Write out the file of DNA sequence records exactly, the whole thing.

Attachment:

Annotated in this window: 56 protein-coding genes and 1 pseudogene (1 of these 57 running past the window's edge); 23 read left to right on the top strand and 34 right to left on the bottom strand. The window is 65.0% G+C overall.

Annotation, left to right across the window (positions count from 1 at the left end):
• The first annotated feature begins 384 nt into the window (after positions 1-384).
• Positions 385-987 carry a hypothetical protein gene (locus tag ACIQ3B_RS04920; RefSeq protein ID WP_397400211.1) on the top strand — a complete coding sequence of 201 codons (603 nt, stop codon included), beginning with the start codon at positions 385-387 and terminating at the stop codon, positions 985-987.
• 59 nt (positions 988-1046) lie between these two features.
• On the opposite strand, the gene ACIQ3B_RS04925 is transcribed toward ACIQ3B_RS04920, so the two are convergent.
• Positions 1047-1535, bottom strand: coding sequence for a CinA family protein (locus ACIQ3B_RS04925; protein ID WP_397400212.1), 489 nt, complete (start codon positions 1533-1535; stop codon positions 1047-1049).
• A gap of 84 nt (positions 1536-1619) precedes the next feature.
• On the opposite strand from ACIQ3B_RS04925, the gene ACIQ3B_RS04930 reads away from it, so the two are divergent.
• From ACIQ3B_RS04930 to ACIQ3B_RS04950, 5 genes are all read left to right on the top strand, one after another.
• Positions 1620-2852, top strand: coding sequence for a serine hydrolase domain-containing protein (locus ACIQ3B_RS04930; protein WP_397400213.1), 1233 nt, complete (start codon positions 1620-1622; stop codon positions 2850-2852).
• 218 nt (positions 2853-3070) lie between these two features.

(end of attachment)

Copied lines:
Annotated in this window: 56 protein-coding genes and 1 pseudogene (1 of these 57 running past the window's edge); 23 read left to right on the top strand and 34 right to left on the bottom strand. The window is 65.0% G+C overall.

Annotation, left to right across the window (positions count from 1 at the left end):
• The first annotated feature begins 384 nt into the window (after positions 1-384).
• Positions 385-987 carry a hypothetical protein gene (locus tag ACIQ3B_RS04920; RefSeq protein ID WP_397400211.1) on the top strand — a complete coding sequence of 201 codons (603 nt, stop codon included), beginning with the start codon at positions 385-387 and terminating at the stop codon, positions 985-987.
• 59 nt (positions 988-1046) lie between these two features.
• On the opposite strand, the gene ACIQ3B_RS04925 is transcribed toward ACIQ3B_RS04920, so the two are convergent.
• Positions 1047-1535, bottom strand: coding sequence for a CinA family protein (locus ACIQ3B_RS04925; protein ID WP_397400212.1), 489 nt, complete (start codon positions 1533-1535; stop codon positions 1047-1049).
• A gap of 84 nt (positions 1536-1619) precedes the next feature.
• On the opposite strand from ACIQ3B_RS04925, the gene ACIQ3B_RS04930 reads away from it, so the two are divergent.
• From ACIQ3B_RS04930 to ACIQ3B_RS04950, 5 genes are all read left to right on the top strand, one after another.
• Positions 1620-2852, top strand: coding sequence for a serine hydrolase domain-containing protein (locus ACIQ3B_RS04930; protein WP_397400213.1), 1233 nt, complete (start codon positions 1620-1622; stop codon positions 2850-2852).
• 218 nt (positions 2853-3070) lie between these two features.